A statement like the above can quickly change the topic from an unproductive one, to a productive one, with the question passing the responsibility to speak to someone else. If there are a bunch of questions that you want to ask, writing these as a list How to Format and Manage Lists in Microsoft Word No matter how many bulleted or numbered lists you have created with Microsoft Word in your life so far, I bet you will learn something new from this guide! Or did we miss something? Read More before the meeting will remind you of these, and help you to word the question tactfully.

This technique allows you to make an impression, and be assertive, without needing to be the main speaker in the room.

Ask for Time

Often in a meeting you’ll find yourself in the spotlight, feeling pressured to come up with an answer there and then. Sometimes this leads to a verbal mess tumbling out of your mouth, or you’ll beat yourself up for not getting across your response as clearly as you wanted.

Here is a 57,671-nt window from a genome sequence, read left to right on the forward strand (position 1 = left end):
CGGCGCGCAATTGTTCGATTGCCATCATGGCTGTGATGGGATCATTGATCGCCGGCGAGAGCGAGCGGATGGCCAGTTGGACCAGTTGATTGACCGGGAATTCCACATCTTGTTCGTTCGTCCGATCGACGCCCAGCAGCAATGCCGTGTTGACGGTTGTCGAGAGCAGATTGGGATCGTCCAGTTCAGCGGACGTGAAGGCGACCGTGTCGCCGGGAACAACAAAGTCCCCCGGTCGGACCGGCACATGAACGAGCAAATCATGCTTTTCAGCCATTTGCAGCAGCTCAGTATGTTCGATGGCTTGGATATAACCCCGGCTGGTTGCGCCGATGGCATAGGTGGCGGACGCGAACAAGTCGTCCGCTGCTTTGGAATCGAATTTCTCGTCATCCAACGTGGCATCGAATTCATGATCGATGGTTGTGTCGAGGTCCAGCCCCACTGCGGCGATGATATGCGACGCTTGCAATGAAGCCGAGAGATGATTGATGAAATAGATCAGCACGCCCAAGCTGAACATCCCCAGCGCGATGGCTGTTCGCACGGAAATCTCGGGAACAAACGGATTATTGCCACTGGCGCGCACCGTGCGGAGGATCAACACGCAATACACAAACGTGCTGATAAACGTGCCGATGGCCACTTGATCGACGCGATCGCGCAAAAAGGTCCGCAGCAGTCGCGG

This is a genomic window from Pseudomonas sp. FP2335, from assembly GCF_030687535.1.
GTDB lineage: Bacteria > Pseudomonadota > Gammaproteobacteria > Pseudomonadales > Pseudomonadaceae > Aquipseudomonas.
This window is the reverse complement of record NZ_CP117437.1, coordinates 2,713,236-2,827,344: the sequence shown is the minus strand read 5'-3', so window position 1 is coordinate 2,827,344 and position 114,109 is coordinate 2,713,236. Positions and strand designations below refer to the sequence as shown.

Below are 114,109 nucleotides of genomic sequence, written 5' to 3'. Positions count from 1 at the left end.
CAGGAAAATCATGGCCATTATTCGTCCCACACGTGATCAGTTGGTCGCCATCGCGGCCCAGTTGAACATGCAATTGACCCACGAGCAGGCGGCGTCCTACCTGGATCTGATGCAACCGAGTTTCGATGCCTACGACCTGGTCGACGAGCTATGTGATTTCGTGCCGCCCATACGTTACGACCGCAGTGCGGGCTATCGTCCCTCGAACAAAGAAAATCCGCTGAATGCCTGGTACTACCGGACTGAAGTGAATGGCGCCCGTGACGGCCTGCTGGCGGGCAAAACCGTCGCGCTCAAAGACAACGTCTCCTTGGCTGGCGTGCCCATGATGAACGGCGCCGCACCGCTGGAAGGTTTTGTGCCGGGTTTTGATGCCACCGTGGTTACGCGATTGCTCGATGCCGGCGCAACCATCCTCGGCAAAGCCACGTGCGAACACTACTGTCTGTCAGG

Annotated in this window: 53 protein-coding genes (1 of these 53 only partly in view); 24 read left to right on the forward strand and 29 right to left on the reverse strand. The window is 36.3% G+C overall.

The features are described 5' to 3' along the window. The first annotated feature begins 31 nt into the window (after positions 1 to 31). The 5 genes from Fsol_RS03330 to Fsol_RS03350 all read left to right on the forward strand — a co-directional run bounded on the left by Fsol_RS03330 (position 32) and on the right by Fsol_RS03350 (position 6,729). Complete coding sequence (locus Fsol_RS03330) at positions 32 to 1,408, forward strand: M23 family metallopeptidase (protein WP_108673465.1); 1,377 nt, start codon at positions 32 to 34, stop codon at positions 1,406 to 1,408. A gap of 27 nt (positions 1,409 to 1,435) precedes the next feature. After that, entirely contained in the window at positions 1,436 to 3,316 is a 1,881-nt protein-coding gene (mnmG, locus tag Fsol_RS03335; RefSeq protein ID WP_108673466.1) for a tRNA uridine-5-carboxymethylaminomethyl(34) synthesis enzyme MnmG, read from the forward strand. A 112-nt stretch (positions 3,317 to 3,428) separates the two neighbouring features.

In these situations, the answer is simple. Ask for time to think. You could either address the group later in the meeting, or send an email to the relevant people later on. Simply say something like:

I’m not sure what the best option is right now, but I’ll get some ideas to you in the next few hours.

This will almost always buy you time to properly process the relevant information and offer a quality response.

Practice, Practice, Practice

If you find yourself getting in a tizzy about speaking in front of a group, one option is to practice. First, think about what it is that puts you off contributing in front of a crowd.


Maybe you’re self-conscious about speaking before knowing what you’re going to say. Maybe you feel like you don’t have anything of value to contribute. Maybe you struggle to squeeze into a group conversation mid-flow.